Second Opinion: A crucial study on fluoride produces silence

2018 06 25 21 06 5384 Johnson Johnny 400

Although the leading health and medical organizations such as the ADA, the World Health Organization, and the American Academy of Pediatrics endorse community water fluoridation, critics continue to attack this public health practice. A few years ago, opponents were pleased when the U.S. government's National Toxicology Program (NTP) proposed to conduct an animal study examining the effect of fluoride on learning and memory.

In fact, in a December 2015 release, the Fluoride Action Network predicted that NTP's study "could end fluoridation." So why have fluoride critics been conspicuously silent since the program released its study in the journal Neurotoxicity Research (February 5, 2018)?

Johnny Johnson Jr., DMD, president of the American Fluoridation Society.Johnny Johnson Jr., DMD, president of the American Fluoridation Society.

The answer, in my opinion, is clear: The researchers' findings contradict the critics' assertions that fluoride negatively affects cognitive ability. The NTP study examined rats that consumed food and water with varying exposures of fluoride during their prenatal development through their adulthood. At these exposures, the researchers reported that they "observed no exposure-related differences in motor, sensory, or learning and memory performance" for any of the nine different tests they performed.

Yet here we are, four months after a major study was released, and critics are ignoring the NTP's findings. This contrasts sharply with how the public health community has responded when studies have been published about fluoride. Regardless of what those studies have revealed, I have been willing to talk to news reporters and health officials, and so have many of my colleagues.

Both before and after results of a fluoride study was published in Environmental Health Perspectives (September 19, 2017), I spoke at length with a CNN staff writer on background about the study. I wanted her to understand the impressive research that has been conducted on fluoride's effectiveness and safety. I joined others in pointing out that co-authors of the Mexican study were urging that their findings be interpreted with caution. But that didn't stop opponents from spinning the study to fit their fear-based messages.

For the past 50 years, whenever concerns have been raised about fluoride's safety -- even ones that might seem to lack legitimacy -- researchers in the public health community have responded appropriately. The NTP study is only one example.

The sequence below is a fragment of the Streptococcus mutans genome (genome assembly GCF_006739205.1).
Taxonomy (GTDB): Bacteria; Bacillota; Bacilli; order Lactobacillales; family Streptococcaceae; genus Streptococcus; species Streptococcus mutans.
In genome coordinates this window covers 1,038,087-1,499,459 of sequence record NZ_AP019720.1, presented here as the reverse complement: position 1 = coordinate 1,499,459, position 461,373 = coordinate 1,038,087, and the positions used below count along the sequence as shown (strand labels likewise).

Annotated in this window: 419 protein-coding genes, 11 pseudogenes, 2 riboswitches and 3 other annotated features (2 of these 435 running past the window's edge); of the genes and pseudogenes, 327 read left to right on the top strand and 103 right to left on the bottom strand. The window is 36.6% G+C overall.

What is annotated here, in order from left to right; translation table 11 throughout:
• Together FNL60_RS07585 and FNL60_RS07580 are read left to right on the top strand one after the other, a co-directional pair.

“Any community that stops fluoridating its water is jeopardizing the health of its residents.”

Moreover, when opponents asked the Environmental Protection Agency to ban the most commonly used fluoride additive for water, the agency's experts carefully reviewed their petition before rejecting this request. Time and time again, when the scientific analysis doesn't fit their narrative, critics simply resume their "toxic" refrain.

Opponents will always say we haven't conducted enough studies about fluoride and fluoridation. Never mind that nearly 57,000 studies about fluoride are cataloged in the National Library of Medicine's database. In addition, more than 6,400 studies have been published on fluoridation specifically.

According to the Association of State and Territorial Dental Directors, opponents fail about 80% of the time when they campaign to end a local water fluoridation policy. On the one hand, that's a good percentage for those who care about healthy teeth. On the other hand, we shouldn't accept or downplay our losses. Any community that stops fluoridating its water is jeopardizing the health of its residents. Let's do more to get the word out, sharing the NTP findings and other compelling research showing that fluoride is a safe way to prevent tooth decay.

Johnny Johnson Jr., DMD, is the president of the American Fluoridation Society.

The comments and observations expressed herein do not necessarily reflect the opinions of, nor should they be construed as an endorsement or admonishment of any particular idea, vendor, or organization.

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